Michael squeezed himself out of the narrow gap between the car and the wall, following his mother up the uneven paving. He noticed weeds pushing their way through the cracks.
“Well, look whose back!”
Michael turned to see who had called out. “Sarah, it’s you! You visiting your folks?”
Sarah had been the girl next door, literally. They’d grown up together and when they were in their teens had even thought they were in love for a while. The last time they’d met, they’d argued about his leaving, with Sarah saying that she never wanted to see him again.
“Yes, just staying for a while. So, you came home after, what is it, ten years? How long are you here for?”
“I was Just telling mum, that I’m not sure how long I can stay, hopefully long enough to see everyone.”
“Cool. Well, can’t chat now, I’m on night shift, good to see you again. You look well. America must suit you. Like the beard!” She called as she climbed into her car.
He stood watching her drive down the road until the car disappeared around the corner. Seeing Sarah again affected him. He’d forgotten, or maybe he’d never realised, how gorgeous she was. Compared to the American girls he’d been dating, she seemed so natural. She wore no makeup, as far as he could tell. Her skin glowed with health. He found he was looking forward to spending some time catching up with her. Smiling, he followed his mum inside.
“Hi Dad.” Michael looked at his father sitting on the old sofa. It surprised him that George didn’t get up to greet him.
“Oh, hello son, how are you?” It was as if his father had last seen him a few weeks ago instead of ten years.
“Great Dad, good to see you.” He went over to the sofa and sat next to George, putting his hand on his father’s arm. Glancing at his mother to assess her reaction.
Stella gave her son a look which said she would talk to him later. “Why don’t you go and have a lie down before your brother gets here. I’ll get on with dinner. You know where everything is, nothing’s changed.”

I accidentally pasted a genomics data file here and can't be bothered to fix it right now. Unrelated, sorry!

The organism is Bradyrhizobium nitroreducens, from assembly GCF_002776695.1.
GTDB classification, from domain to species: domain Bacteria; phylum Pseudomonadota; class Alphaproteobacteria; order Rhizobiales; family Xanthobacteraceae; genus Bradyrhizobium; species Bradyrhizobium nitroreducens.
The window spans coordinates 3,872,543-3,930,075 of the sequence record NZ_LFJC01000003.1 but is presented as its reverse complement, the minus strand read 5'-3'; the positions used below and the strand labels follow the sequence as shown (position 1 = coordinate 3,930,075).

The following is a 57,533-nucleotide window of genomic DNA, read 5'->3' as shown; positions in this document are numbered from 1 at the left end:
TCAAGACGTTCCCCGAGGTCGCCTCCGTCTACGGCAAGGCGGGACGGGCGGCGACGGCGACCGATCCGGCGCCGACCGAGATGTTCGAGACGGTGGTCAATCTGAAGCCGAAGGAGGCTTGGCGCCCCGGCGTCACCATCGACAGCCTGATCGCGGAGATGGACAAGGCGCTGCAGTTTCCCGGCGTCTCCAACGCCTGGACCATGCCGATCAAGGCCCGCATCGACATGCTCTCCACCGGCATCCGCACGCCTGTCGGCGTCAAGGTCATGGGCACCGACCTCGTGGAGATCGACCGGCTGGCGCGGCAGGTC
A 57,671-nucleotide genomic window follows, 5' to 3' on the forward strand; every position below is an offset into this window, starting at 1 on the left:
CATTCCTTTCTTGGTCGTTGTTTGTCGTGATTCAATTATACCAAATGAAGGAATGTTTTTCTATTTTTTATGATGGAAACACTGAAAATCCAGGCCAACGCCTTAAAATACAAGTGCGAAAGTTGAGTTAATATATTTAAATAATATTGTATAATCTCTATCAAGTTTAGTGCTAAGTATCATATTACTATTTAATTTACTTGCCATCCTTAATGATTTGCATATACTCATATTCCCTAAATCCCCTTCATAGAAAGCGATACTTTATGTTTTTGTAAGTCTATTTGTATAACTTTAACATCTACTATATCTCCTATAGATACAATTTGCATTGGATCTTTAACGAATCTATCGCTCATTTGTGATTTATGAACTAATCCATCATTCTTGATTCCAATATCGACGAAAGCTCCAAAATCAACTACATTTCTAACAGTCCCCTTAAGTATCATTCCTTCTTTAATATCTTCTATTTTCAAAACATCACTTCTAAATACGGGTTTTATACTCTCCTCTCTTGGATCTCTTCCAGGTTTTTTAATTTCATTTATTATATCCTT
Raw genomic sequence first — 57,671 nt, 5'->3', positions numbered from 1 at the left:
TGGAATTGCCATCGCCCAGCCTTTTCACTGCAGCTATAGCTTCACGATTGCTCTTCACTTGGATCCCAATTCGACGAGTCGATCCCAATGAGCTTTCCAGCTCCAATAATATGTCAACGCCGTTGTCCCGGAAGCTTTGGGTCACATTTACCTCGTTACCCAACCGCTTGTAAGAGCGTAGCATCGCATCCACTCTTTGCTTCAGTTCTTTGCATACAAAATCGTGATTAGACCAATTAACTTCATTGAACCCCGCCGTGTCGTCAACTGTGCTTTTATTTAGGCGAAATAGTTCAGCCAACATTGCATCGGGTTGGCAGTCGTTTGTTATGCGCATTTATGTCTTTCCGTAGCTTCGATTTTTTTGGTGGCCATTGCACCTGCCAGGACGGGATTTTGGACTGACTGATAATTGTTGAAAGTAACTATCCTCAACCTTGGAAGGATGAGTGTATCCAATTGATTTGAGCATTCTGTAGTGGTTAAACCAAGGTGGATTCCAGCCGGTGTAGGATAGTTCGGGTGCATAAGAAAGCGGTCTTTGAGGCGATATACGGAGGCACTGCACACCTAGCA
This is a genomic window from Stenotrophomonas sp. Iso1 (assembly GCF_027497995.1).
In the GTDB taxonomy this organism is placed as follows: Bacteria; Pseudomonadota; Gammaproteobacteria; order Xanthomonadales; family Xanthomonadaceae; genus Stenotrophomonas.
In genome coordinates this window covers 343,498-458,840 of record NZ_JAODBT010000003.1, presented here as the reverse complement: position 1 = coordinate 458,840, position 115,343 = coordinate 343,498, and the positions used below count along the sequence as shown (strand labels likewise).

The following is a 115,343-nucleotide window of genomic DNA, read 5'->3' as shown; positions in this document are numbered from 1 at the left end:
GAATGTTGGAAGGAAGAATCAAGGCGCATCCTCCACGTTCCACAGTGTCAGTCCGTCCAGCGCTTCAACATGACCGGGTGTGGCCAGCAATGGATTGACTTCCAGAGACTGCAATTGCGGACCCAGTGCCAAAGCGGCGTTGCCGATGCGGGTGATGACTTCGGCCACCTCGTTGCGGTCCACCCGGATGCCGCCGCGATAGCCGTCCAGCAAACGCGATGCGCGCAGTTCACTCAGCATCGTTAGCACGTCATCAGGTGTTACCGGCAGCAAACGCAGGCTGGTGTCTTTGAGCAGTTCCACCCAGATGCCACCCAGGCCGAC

So, with a backward glance at his dad who was still sitting quietly on the sofa, staring into space, Michael grabbed his bags and went upstairs into his old room.
He must have dozed off, waking when he heard noises from downstairs. He lay listening to the voices of his brother’s family for a few minutes, then forced himself to get up and get out of the clothes he’d been in for over twenty-four hours and into a welcome shower.
“Hi Bro’. Welcome home.” James got up from the sofa as Michael came through the door. The two brothers embraced warmly and James’ wife and kids bombarded him with questions. At last they all sat down to dinner.
“So Dad, what’s with letting Mum pick me up in the Jeep, I remember a time you wouldn’t let anyone else drive it?”
George seemed confused, looking at Stella, as if asking for help.
“Oh, it’s the road system, it’s all changed, your Dad gets confused. I wanted to pick you up myself, anyway.” Stella quickly changed the subject. “Tell us more about your life, we want to know everything.”
The dinner passed happily; the wine flowed and Mike told anecdotes of his life in Silicon Valley. There was so much chatter from the kids and questions from James and Fiona, his father’s quietness didn’t concern Michael too much.
Strolling back to the house after waving his brother’s family goodnight, he was still as puzzled as ever by his father’s odd behaviour. Maybe the folks are splitting up and didn’t know how to break it to me? He thought.
Stella was in the kitchen finishing clearing up after dinner. “Come on Mum, talk to me. Where’s the old man?” Michael asked.
He’s gone to bed dear, he gets tired these days. Would you like a nightcap, a drop of whiskey to help you sleep?”